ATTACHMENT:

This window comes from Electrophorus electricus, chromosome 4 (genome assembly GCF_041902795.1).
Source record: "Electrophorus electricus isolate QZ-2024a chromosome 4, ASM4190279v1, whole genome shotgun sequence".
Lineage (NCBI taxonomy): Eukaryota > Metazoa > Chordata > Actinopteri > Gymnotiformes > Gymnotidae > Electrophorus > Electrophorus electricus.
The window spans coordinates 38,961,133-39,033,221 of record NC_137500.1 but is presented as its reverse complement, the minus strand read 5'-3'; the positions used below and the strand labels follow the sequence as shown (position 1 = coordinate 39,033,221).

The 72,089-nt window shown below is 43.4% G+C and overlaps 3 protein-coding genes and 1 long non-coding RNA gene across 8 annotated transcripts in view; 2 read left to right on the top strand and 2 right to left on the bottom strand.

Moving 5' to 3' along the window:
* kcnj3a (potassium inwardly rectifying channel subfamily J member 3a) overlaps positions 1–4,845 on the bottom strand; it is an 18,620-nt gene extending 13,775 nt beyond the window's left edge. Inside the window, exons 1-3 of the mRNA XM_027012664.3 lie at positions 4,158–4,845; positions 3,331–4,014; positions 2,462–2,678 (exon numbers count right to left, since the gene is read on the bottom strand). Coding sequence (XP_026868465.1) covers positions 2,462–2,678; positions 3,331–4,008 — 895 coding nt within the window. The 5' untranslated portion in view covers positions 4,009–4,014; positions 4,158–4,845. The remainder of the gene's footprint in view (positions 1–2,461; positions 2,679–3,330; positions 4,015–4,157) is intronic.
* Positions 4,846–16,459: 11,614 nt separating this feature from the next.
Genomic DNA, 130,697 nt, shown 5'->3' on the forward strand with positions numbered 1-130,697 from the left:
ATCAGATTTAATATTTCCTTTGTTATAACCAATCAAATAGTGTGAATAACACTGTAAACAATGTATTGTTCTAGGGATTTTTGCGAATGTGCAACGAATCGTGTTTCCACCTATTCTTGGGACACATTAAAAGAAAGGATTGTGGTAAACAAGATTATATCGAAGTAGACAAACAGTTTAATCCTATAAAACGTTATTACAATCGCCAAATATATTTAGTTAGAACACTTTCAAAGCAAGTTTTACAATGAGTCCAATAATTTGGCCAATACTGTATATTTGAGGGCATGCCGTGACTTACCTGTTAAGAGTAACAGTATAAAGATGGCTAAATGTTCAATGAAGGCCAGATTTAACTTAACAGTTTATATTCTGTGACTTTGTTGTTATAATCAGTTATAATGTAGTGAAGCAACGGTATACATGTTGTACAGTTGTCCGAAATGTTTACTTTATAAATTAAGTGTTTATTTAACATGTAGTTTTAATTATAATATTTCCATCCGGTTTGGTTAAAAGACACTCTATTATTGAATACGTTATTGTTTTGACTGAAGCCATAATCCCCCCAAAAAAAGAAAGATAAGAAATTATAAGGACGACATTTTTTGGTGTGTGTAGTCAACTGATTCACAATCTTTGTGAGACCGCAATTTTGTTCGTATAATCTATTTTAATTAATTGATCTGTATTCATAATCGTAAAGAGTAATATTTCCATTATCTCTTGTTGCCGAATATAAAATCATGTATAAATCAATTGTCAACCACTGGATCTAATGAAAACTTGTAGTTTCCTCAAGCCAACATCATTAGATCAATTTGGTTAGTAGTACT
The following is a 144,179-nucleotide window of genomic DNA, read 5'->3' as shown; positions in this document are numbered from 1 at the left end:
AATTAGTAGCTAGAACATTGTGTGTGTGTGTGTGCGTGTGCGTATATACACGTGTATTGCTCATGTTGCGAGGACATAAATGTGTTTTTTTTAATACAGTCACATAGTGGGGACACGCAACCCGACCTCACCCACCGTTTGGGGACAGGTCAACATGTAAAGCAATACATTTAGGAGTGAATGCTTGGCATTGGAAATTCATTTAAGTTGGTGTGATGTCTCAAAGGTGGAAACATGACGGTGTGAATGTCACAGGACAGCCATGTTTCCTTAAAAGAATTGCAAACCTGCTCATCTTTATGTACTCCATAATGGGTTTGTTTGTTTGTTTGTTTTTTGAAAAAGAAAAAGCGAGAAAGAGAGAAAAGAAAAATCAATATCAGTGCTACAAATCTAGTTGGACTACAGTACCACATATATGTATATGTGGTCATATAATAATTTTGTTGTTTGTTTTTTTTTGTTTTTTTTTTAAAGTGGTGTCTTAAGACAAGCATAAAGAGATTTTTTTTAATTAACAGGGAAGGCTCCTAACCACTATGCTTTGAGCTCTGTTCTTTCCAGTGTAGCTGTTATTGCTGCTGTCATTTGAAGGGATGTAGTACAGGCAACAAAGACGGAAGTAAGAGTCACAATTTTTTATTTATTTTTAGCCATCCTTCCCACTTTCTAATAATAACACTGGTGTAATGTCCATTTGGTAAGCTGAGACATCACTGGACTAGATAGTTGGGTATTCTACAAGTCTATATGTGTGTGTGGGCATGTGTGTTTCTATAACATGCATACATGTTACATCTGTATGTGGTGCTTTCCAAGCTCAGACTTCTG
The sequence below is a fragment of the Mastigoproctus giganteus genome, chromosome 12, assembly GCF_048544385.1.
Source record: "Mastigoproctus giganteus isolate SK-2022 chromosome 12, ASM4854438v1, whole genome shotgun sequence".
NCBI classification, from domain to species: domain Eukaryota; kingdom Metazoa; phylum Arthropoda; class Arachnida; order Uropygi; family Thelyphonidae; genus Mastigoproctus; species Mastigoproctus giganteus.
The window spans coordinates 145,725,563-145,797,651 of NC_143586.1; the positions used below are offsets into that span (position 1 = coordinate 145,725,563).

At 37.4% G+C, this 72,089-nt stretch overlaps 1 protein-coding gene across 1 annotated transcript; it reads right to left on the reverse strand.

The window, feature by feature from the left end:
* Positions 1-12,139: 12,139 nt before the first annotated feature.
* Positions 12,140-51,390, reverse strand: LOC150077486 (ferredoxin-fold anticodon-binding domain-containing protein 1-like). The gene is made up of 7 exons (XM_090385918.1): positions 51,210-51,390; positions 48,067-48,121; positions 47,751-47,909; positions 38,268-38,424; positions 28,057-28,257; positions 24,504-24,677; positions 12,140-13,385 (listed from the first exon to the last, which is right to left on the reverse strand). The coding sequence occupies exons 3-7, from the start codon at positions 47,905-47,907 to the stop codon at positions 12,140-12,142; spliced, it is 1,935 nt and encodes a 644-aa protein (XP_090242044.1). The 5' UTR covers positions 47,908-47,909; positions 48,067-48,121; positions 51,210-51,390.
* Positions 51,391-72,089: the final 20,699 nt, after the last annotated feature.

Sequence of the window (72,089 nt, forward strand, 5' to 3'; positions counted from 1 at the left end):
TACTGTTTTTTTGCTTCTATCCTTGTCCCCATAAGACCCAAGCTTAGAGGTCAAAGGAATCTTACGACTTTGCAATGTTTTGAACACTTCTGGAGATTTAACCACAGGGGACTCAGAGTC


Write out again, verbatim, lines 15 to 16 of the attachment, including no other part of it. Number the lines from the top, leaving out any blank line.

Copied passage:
NCBI classification, from domain to species: domain Eukaryota; kingdom Metazoa; phylum Arthropoda; class Arachnida; order Uropygi; family Thelyphonidae; genus Mastigoproctus; species Mastigoproctus giganteus.
The window spans coordinates 145,725,563-145,797,651 of NC_143586.1; the positions used below are offsets into that span (position 1 = coordinate 145,725,563).